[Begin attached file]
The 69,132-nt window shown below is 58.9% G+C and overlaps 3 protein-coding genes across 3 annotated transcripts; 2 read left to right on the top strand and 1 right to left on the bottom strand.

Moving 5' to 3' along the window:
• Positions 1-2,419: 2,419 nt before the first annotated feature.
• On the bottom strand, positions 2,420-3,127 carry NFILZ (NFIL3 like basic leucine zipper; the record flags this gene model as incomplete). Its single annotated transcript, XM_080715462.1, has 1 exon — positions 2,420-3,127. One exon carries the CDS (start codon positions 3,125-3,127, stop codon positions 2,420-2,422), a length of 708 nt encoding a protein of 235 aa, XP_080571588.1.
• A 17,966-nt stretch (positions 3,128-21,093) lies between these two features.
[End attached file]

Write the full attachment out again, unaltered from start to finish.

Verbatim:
The 69,132-nt window shown below is 58.9% G+C and overlaps 3 protein-coding genes across 3 annotated transcripts; 2 read left to right on the top strand and 1 right to left on the bottom strand.

Moving 5' to 3' along the window:
• Positions 1-2,419: 2,419 nt before the first annotated feature.
• On the bottom strand, positions 2,420-3,127 carry NFILZ (NFIL3 like basic leucine zipper; the record flags this gene model as incomplete). Its single annotated transcript, XM_080715462.1, has 1 exon — positions 2,420-3,127. One exon carries the CDS (start codon positions 3,125-3,127, stop codon positions 2,420-2,422), a length of 708 nt encoding a protein of 235 aa, XP_080571588.1.
• A 17,966-nt stretch (positions 3,128-21,093) lies between these two features.